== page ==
Originally we were going to wake up really early and take the shuttle bus, but the travel and excitement of the last several days finally caught up with me. Lee, seeing how tired I was suggested we flip the schedule and instead take the scenic drive today and then get up early to do the shuttle bus and hikes tomorrow. This meant I could sleep in (which I did until 9am) and then we could take our time in the morning with the intention of leaving after lunch. The plan worked beautifully and we ended up arriving at Zion around 12:30pm. Although the parking lots were full, that was OK with us since we were planning on taking the drive. And since we didn’t need the shuttle (I heard the lines were 2 hours long at that point), all that really mattered was the line at the tunnel. That ended up being about a 10 minute wait, which in the grand scheme of things really wasn’t that bad. I did think it was interesting that the line seemed to never allow cars on both sides, and I definitely felt the $15 was on the steep side if they were going to do one way traffic anyway. That being said the $15 (for a dually, RV, or bus) was totally worth it as I think you will see from this post. (I’m including short video clips of the drive as we go along. Sometimes movement and a sense of scale and perspective help where pictures can’t do things justice. As always, the videos look better full screen, in HD. – Lee)
(Here’s a clip of the drive through the tunnel, with the dark parts sped up to 600%, but the gallery holes left intact. – Lee)
When I talk about scenic drives that is a bit of a misnomer, because we stop and walk frequently on those drives. It took us 4 hours to go 6 miles on this particular road, and that wasn’t because of traffic. We like “interactive” drives very much and enjoy choosing where to explore. That way we can both cover a lot of ground for the big scenic views and get up close and personal when something is interesting. I would say on this drive we definitely walked 3-5 miles and we could make our own path, which I liked very much. The first place we stopped on this drive was at the second tunnel, and it was then I realized I still had my Skechers shoes on, I just spaced and forgot to put on my hiking shoes. They had zero tread, and are obviously not the best choice, but we made it work and Lee helped me on any slippery places.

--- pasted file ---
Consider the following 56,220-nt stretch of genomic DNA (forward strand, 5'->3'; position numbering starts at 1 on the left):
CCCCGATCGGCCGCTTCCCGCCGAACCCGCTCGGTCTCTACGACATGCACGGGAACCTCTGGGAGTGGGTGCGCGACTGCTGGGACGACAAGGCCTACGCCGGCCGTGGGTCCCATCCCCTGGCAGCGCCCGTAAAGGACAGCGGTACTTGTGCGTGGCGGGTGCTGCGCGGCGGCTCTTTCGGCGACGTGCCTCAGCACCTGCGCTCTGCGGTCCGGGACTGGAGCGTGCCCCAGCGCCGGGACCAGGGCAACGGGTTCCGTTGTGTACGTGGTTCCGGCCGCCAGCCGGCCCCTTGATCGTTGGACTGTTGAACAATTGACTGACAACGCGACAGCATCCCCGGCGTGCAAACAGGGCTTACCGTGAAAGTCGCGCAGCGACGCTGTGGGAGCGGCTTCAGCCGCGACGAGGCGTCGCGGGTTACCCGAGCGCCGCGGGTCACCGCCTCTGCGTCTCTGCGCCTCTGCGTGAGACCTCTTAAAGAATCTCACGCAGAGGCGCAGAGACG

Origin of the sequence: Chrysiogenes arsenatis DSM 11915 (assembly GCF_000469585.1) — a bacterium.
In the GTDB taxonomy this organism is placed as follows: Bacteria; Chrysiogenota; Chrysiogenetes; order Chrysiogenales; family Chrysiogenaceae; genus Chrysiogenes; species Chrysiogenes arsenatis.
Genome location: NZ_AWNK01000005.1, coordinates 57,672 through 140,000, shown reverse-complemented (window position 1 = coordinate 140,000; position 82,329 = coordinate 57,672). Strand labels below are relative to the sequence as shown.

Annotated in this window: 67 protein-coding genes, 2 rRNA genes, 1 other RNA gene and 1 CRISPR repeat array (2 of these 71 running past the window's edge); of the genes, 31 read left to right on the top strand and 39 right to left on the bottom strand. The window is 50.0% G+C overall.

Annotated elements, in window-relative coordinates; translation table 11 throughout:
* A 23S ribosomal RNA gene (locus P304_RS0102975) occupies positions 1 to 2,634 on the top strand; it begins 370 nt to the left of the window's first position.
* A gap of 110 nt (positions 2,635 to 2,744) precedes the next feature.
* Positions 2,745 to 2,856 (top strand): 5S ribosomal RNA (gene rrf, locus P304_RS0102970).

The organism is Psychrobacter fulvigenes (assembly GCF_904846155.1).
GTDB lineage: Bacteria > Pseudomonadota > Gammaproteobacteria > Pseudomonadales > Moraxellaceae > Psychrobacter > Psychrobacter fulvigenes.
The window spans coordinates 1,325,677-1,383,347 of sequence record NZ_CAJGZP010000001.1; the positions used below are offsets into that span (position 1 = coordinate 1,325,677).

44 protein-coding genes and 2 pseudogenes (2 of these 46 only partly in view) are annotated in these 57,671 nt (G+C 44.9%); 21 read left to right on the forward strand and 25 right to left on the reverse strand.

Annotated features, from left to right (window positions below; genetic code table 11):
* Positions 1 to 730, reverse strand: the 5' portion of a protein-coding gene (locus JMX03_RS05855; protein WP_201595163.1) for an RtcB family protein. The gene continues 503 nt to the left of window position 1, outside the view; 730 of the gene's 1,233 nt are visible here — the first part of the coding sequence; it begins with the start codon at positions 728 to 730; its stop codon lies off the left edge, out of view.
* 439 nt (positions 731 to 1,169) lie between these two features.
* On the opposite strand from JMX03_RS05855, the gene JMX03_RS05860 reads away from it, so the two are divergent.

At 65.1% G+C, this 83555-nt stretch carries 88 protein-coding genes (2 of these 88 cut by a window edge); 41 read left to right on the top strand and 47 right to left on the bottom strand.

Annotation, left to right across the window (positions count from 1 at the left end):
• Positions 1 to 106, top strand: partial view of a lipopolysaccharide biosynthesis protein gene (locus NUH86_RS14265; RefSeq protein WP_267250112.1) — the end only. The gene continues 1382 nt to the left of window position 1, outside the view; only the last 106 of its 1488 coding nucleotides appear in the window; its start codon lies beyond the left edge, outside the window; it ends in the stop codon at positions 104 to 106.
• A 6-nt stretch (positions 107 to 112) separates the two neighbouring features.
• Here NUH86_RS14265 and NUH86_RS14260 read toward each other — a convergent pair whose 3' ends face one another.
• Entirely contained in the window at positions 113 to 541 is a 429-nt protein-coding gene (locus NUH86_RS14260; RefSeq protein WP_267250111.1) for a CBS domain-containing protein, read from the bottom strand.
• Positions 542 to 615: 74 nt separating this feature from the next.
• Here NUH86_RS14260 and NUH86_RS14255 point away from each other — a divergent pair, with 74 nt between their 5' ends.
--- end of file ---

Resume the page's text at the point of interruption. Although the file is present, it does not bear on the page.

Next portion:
Our next stop was at the pit toilets at a large pullout, sorry that’s the best way to describe it, and we were looking at the rocks and decided to walk down a bit. Lee saw a dry creek bed and helped me down with my slippery shoes and it was a really neat dry riverbed canyon. My friends have been worried that I might get claustrophobic in the canyons, but I did just fine. The fact that there was no “ceiling” helped me quite a bit. It’s a good thing too because Lee loved walking in the canyon and I can see tons of these in my future. One important note here is it is VERY important you never walk in these if there is any possibility of rain. Flash floods kill people every year, so be very careful before entering.
One of the most famous rocks is the checkerboard mesa, which Lee was fascinated with, and it was huge, but the pattern didn’t do much for me. I like the curly rocks better.
Our best stop was coming back when Lee saw several HooDoos in the distance. The walk was steep, but really worth it, because this group of natural rock formations was amazing. Great place to have lunch, if the timing is right and there are several places you can walk to it from. We saw people stopped and walking in lots of places, but once we got away from the entrance it never felt crowded, unlike the hikes we took in Zion the next day.
We stopped one more time on the way back and this was to look at an even deeper canyon. I was really worried about getting down this one in the slippery shoes, but Lee helped me every step of the way and thankfully we made it. Ironically at the other end, we found a much easier way up. Can’t complain about the pictures though. It’s easy to be photogenic in a canyon 🙂
One more thing as we were leaving we saw one flowering tree in a crack between the road and a wall. It was really beautiful and no clue how it got there, since it was the only one we saw like it in the park. All in all it was one of our favorite scenic drives and if you have been following along you know that is saying something. I think you can do a couple of hikes and the scenic drive all in one day (more on that in the hikes post in a few days), but if you have to choose I would absolutely do the drive and get out and explore.
(For those who can’t stand to not see the whole thing, here’s the entire scenic drive, compressed from two hours to a mere seven minutes. – Lee)
(And for anyone interested, here’s a quick video of the end of the day, showing the drive from 89 to our boondocking spot, with the boring bouncy bits sped up to 1000%, just to make them go by a little faster. It will at least give you an idea of how far off the road we were, and how sparsely populated this dispersed camping area was. – Lee)
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